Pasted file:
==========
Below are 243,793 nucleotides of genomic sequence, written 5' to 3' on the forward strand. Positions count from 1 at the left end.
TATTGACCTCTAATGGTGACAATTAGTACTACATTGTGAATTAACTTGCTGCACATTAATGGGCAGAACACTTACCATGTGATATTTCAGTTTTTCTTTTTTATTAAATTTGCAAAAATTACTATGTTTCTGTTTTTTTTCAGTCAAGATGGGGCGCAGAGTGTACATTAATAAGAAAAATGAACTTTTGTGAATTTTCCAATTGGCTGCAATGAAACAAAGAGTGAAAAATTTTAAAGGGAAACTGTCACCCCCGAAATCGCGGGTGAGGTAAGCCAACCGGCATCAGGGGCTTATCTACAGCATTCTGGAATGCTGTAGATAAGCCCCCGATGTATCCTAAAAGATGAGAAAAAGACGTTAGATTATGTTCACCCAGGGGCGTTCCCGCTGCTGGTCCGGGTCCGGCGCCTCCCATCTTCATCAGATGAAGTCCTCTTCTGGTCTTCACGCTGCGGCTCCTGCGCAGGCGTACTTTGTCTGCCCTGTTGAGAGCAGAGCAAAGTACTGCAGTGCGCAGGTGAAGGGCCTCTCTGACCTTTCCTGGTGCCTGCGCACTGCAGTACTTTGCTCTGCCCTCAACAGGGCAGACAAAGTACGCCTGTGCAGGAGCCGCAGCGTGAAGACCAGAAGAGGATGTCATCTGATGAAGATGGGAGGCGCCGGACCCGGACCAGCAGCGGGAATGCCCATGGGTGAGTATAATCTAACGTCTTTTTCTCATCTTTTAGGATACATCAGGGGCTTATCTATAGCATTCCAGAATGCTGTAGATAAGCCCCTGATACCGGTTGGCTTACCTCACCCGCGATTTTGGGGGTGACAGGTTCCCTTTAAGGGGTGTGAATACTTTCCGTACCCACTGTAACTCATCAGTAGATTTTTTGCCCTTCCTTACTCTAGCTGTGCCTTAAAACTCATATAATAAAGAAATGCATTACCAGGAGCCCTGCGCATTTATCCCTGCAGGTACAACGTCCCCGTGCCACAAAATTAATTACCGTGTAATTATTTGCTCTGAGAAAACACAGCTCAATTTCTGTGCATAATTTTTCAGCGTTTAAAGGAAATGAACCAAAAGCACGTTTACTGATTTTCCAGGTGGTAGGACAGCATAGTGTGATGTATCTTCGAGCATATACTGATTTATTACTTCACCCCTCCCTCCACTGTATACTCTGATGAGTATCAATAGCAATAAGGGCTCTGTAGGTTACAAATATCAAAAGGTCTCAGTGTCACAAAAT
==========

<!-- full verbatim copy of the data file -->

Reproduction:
Below are 243,793 nucleotides of genomic sequence, written 5' to 3' on the forward strand. Positions count from 1 at the left end.
TATTGACCTCTAATGGTGACAATTAGTACTACATTGTGAATTAACTTGCTGCACATTAATGGGCAGAACACTTACCATGTGATATTTCAGTTTTTCTTTTTTATTAAATTTGCAAAAATTACTATGTTTCTGTTTTTTTTCAGTCAAGATGGGGCGCAGAGTGTACATTAATAAGAAAAATGAACTTTTGTGAATTTTCCAATTGGCTGCAATGAAACAAAGAGTGAAAAATTTTAAAGGGAAACTGTCACCCCCGAAATCGCGGGTGAGGTAAGCCAACCGGCATCAGGGGCTTATCTACAGCATTCTGGAATGCTGTAGATAAGCCCCCGATGTATCCTAAAAGATGAGAAAAAGACGTTAGATTATGTTCACCCAGGGGCGTTCCCGCTGCTGGTCCGGGTCCGGCGCCTCCCATCTTCATCAGATGAAGTCCTCTTCTGGTCTTCACGCTGCGGCTCCTGCGCAGGCGTACTTTGTCTGCCCTGTTGAGAGCAGAGCAAAGTACTGCAGTGCGCAGGTGAAGGGCCTCTCTGACCTTTCCTGGTGCCTGCGCACTGCAGTACTTTGCTCTGCCCTCAACAGGGCAGACAAAGTACGCCTGTGCAGGAGCCGCAGCGTGAAGACCAGAAGAGGATGTCATCTGATGAAGATGGGAGGCGCCGGACCCGGACCAGCAGCGGGAATGCCCATGGGTGAGTATAATCTAACGTCTTTTTCTCATCTTTTAGGATACATCAGGGGCTTATCTATAGCATTCCAGAATGCTGTAGATAAGCCCCTGATACCGGTTGGCTTACCTCACCCGCGATTTTGGGGGTGACAGGTTCCCTTTAAGGGGTGTGAATACTTTCCGTACCCACTGTAACTCATCAGTAGATTTTTTGCCCTTCCTTACTCTAGCTGTGCCTTAAAACTCATATAATAAAGAAATGCATTACCAGGAGCCCTGCGCATTTATCCCTGCAGGTACAACGTCCCCGTGCCACAAAATTAATTACCGTGTAATTATTTGCTCTGAGAAAACACAGCTCAATTTCTGTGCATAATTTTTCAGCGTTTAAAGGAAATGAACCAAAAGCACGTTTACTGATTTTCCAGGTGGTAGGACAGCATAGTGTGATGTATCTTCGAGCATATACTGATTTATTACTTCACCCCTCCCTCCACTGTATACTCTGATGAGTATCAATAGCAATAAGGGCTCTGTAGGTTACAAATATCAAAAGGTCTCAGTGTCACAAAAT